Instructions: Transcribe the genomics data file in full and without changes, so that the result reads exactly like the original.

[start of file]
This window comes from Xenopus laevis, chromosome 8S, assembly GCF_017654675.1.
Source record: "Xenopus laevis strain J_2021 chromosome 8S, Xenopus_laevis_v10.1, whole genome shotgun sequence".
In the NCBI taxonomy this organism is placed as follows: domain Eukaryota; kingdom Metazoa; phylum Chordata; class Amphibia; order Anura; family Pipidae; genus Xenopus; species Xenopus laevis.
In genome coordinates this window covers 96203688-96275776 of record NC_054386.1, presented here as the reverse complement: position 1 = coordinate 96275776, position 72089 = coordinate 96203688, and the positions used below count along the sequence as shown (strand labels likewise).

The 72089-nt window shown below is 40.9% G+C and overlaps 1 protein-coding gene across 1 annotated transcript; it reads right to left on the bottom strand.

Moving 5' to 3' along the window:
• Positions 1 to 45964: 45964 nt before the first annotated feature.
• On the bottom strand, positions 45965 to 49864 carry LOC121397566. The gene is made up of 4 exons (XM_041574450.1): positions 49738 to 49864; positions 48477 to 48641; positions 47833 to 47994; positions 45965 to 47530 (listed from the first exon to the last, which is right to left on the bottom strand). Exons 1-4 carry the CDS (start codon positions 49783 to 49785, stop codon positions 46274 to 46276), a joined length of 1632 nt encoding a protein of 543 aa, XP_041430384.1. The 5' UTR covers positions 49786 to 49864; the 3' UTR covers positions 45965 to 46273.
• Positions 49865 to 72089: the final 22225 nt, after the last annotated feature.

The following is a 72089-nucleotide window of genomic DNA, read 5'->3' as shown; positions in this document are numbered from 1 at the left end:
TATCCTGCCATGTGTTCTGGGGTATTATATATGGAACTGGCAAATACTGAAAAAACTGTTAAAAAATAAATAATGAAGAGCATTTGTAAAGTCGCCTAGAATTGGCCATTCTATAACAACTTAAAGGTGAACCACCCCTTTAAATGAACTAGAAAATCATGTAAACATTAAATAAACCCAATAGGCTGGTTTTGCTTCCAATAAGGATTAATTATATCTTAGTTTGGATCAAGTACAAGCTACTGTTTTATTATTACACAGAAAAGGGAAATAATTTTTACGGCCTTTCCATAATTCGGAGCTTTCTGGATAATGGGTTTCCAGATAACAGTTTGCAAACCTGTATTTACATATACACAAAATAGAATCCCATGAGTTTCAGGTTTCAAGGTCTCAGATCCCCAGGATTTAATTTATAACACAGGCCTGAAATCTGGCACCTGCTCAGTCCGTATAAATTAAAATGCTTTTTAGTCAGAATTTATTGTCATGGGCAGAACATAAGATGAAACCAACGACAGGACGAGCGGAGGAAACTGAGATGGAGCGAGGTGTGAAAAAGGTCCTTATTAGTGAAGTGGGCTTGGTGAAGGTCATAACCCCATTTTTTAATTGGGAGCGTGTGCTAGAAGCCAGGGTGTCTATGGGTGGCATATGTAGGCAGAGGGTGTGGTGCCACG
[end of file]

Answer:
This window comes from Xenopus laevis, chromosome 8S, assembly GCF_017654675.1.
Source record: "Xenopus laevis strain J_2021 chromosome 8S, Xenopus_laevis_v10.1, whole genome shotgun sequence".
In the NCBI taxonomy this organism is placed as follows: domain Eukaryota; kingdom Metazoa; phylum Chordata; class Amphibia; order Anura; family Pipidae; genus Xenopus; species Xenopus laevis.
In genome coordinates this window covers 96203688-96275776 of record NC_054386.1, presented here as the reverse complement: position 1 = coordinate 96275776, position 72089 = coordinate 96203688, and the positions used below count along the sequence as shown (strand labels likewise).

The 72089-nt window shown below is 40.9% G+C and overlaps 1 protein-coding gene across 1 annotated transcript; it reads right to left on the bottom strand.

Moving 5' to 3' along the window:
• Positions 1 to 45964: 45964 nt before the first annotated feature.
• On the bottom strand, positions 45965 to 49864 carry LOC121397566. The gene is made up of 4 exons (XM_041574450.1): positions 49738 to 49864; positions 48477 to 48641; positions 47833 to 47994; positions 45965 to 47530 (listed from the first exon to the last, which is right to left on the bottom strand). Exons 1-4 carry the CDS (start codon positions 49783 to 49785, stop codon positions 46274 to 46276), a joined length of 1632 nt encoding a protein of 543 aa, XP_041430384.1. The 5' UTR covers positions 49786 to 49864; the 3' UTR covers positions 45965 to 46273.
• Positions 49865 to 72089: the final 22225 nt, after the last annotated feature.

The following is a 72089-nucleotide window of genomic DNA, read 5'->3' as shown; positions in this document are numbered from 1 at the left end:
TATCCTGCCATGTGTTCTGGGGTATTATATATGGAACTGGCAAATACTGAAAAAACTGTTAAAAAATAAATAATGAAGAGCATTTGTAAAGTCGCCTAGAATTGGCCATTCTATAACAACTTAAAGGTGAACCACCCCTTTAAATGAACTAGAAAATCATGTAAACATTAAATAAACCCAATAGGCTGGTTTTGCTTCCAATAAGGATTAATTATATCTTAGTTTGGATCAAGTACAAGCTACTGTTTTATTATTACACAGAAAAGGGAAATAATTTTTACGGCCTTTCCATAATTCGGAGCTTTCTGGATAATGGGTTTCCAGATAACAGTTTGCAAACCTGTATTTACATATACACAAAATAGAATCCCATGAGTTTCAGGTTTCAAGGTCTCAGATCCCCAGGATTTAATTTATAACACAGGCCTGAAATCTGGCACCTGCTCAGTCCGTATAAATTAAAATGCTTTTTAGTCAGAATTTATTGTCATGGGCAGAACATAAGATGAAACCAACGACAGGACGAGCGGAGGAAACTGAGATGGAGCGAGGTGTGAAAAAGGTCCTTATTAGTGAAGTGGGCTTGGTGAAGGTCATAACCCCATTTTTTAATTGGGAGCGTGTGCTAGAAGCCAGGGTGTCTATGGGTGGCATATGTAGGCAGAGGGTGTGGTGCCACG